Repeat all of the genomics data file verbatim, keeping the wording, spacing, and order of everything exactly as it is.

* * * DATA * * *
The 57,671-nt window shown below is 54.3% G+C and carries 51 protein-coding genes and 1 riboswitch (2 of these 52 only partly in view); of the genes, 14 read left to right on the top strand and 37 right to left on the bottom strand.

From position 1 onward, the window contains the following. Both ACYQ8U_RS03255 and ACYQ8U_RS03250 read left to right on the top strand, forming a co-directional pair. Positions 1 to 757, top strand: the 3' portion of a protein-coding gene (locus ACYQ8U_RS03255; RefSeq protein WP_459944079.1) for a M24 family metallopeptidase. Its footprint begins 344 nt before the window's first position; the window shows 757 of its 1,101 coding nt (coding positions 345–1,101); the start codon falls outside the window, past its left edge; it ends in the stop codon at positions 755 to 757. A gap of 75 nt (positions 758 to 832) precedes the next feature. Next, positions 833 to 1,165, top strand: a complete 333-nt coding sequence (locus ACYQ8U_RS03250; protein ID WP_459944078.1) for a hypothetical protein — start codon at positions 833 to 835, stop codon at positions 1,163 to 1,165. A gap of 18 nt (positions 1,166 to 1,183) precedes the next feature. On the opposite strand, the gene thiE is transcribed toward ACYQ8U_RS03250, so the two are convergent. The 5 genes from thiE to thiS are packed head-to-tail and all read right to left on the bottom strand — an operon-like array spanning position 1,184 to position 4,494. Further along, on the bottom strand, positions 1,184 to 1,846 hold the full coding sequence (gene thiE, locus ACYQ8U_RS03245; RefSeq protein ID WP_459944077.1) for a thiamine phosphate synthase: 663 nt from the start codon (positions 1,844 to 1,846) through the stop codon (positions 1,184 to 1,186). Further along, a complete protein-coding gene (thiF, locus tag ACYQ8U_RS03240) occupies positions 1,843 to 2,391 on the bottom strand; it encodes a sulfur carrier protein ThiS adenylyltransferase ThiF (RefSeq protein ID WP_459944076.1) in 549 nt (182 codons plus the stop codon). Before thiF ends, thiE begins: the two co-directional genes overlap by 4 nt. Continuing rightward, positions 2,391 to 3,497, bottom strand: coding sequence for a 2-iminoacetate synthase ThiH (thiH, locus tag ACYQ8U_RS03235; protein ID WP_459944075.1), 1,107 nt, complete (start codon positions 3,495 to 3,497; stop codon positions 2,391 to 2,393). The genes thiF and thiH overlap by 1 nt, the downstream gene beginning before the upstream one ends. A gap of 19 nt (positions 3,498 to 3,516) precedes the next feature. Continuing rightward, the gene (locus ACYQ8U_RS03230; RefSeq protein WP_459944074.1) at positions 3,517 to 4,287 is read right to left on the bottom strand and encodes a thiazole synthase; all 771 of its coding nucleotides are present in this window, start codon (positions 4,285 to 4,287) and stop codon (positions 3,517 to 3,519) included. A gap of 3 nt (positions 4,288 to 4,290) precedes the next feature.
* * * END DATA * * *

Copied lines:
The 57,671-nt window shown below is 54.3% G+C and carries 51 protein-coding genes and 1 riboswitch (2 of these 52 only partly in view); of the genes, 14 read left to right on the top strand and 37 right to left on the bottom strand.

From position 1 onward, the window contains the following. Both ACYQ8U_RS03255 and ACYQ8U_RS03250 read left to right on the top strand, forming a co-directional pair. Positions 1 to 757, top strand: the 3' portion of a protein-coding gene (locus ACYQ8U_RS03255; RefSeq protein WP_459944079.1) for a M24 family metallopeptidase. Its footprint begins 344 nt before the window's first position; the window shows 757 of its 1,101 coding nt (coding positions 345–1,101); the start codon falls outside the window, past its left edge; it ends in the stop codon at positions 755 to 757. A gap of 75 nt (positions 758 to 832) precedes the next feature. Next, positions 833 to 1,165, top strand: a complete 333-nt coding sequence (locus ACYQ8U_RS03250; protein ID WP_459944078.1) for a hypothetical protein — start codon at positions 833 to 835, stop codon at positions 1,163 to 1,165. A gap of 18 nt (positions 1,166 to 1,183) precedes the next feature. On the opposite strand, the gene thiE is transcribed toward ACYQ8U_RS03250, so the two are convergent. The 5 genes from thiE to thiS are packed head-to-tail and all read right to left on the bottom strand — an operon-like array spanning position 1,184 to position 4,494. Further along, on the bottom strand, positions 1,184 to 1,846 hold the full coding sequence (gene thiE, locus ACYQ8U_RS03245; RefSeq protein ID WP_459944077.1) for a thiamine phosphate synthase: 663 nt from the start codon (positions 1,844 to 1,846) through the stop codon (positions 1,184 to 1,186). Further along, a complete protein-coding gene (thiF, locus tag ACYQ8U_RS03240) occupies positions 1,843 to 2,391 on the bottom strand; it encodes a sulfur carrier protein ThiS adenylyltransferase ThiF (RefSeq protein ID WP_459944076.1) in 549 nt (182 codons plus the stop codon). Before thiF ends, thiE begins: the two co-directional genes overlap by 4 nt. Continuing rightward, positions 2,391 to 3,497, bottom strand: coding sequence for a 2-iminoacetate synthase ThiH (thiH, locus tag ACYQ8U_RS03235; protein ID WP_459944075.1), 1,107 nt, complete (start codon positions 3,495 to 3,497; stop codon positions 2,391 to 2,393). The genes thiF and thiH overlap by 1 nt, the downstream gene beginning before the upstream one ends. A gap of 19 nt (positions 3,498 to 3,516) precedes the next feature. Continuing rightward, the gene (locus ACYQ8U_RS03230; RefSeq protein WP_459944074.1) at positions 3,517 to 4,287 is read right to left on the bottom strand and encodes a thiazole synthase; all 771 of its coding nucleotides are present in this window, start codon (positions 4,285 to 4,287) and stop codon (positions 3,517 to 3,519) included. A gap of 3 nt (positions 4,288 to 4,290) precedes the next feature.